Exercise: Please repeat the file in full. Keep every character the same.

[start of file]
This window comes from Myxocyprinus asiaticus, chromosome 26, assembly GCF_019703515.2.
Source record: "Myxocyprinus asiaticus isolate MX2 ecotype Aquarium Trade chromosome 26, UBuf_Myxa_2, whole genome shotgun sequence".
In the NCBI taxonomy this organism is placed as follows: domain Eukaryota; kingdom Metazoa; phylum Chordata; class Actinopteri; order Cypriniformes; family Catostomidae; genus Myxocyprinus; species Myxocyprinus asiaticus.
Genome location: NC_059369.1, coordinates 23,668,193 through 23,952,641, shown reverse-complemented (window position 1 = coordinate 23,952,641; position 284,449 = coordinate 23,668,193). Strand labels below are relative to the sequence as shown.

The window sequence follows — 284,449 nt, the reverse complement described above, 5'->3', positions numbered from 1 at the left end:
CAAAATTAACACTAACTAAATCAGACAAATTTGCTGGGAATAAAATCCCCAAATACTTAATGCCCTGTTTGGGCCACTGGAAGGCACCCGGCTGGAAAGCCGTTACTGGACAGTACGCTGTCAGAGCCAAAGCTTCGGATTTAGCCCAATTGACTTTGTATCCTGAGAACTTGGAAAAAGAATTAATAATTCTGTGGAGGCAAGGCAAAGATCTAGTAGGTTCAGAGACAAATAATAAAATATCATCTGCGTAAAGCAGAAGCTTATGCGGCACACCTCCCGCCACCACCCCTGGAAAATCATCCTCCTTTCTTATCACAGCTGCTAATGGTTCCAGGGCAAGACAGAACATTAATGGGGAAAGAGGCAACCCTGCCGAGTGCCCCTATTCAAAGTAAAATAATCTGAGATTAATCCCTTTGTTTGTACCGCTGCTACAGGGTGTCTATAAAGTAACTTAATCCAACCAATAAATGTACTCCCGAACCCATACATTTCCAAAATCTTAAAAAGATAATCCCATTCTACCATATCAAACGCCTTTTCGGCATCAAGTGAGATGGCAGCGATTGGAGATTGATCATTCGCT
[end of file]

This window comes from Myxocyprinus asiaticus, chromosome 26, assembly GCF_019703515.2.
Source record: "Myxocyprinus asiaticus isolate MX2 ecotype Aquarium Trade chromosome 26, UBuf_Myxa_2, whole genome shotgun sequence".
In the NCBI taxonomy this organism is placed as follows: domain Eukaryota; kingdom Metazoa; phylum Chordata; class Actinopteri; order Cypriniformes; family Catostomidae; genus Myxocyprinus; species Myxocyprinus asiaticus.
Genome location: NC_059369.1, coordinates 23,668,193 through 23,952,641, shown reverse-complemented (window position 1 = coordinate 23,952,641; position 284,449 = coordinate 23,668,193). Strand labels below are relative to the sequence as shown.

The window sequence follows — 284,449 nt, the reverse complement described above, 5'->3', positions numbered from 1 at the left end:
CAAAATTAACACTAACTAAATCAGACAAATTTGCTGGGAATAAAATCCCCAAATACTTAATGCCCTGTTTGGGCCACTGGAAGGCACCCGGCTGGAAAGCCGTTACTGGACAGTACGCTGTCAGAGCCAAAGCTTCGGATTTAGCCCAATTGACTTTGTATCCTGAGAACTTGGAAAAAGAATTAATAATTCTGTGGAGGCAAGGCAAAGATCTAGTAGGTTCAGAGACAAATAATAAAATATCATCTGCGTAAAGCAGAAGCTTATGCGGCACACCTCCCGCCACCACCCCTGGAAAATCATCCTCCTTTCTTATCACAGCTGCTAATGGTTCCAGGGCAAGACAGAACATTAATGGGGAAAGAGGCAACCCTGCCGAGTGCCCCTATTCAAAGTAAAATAATCTGAGATTAATCCCTTTGTTTGTACCGCTGCTACAGGGTGTCTATAAAGTAACTTAATCCAACCAATAAATGTACTCCCGAACCCATACATTTCCAAAATCTTAAAAAGATAATCCCATTCTACCATATCAAACGCCTTTTCGGCATCAAGTGAGATGGCAGCGATTGGAGATTGATCATTCGCT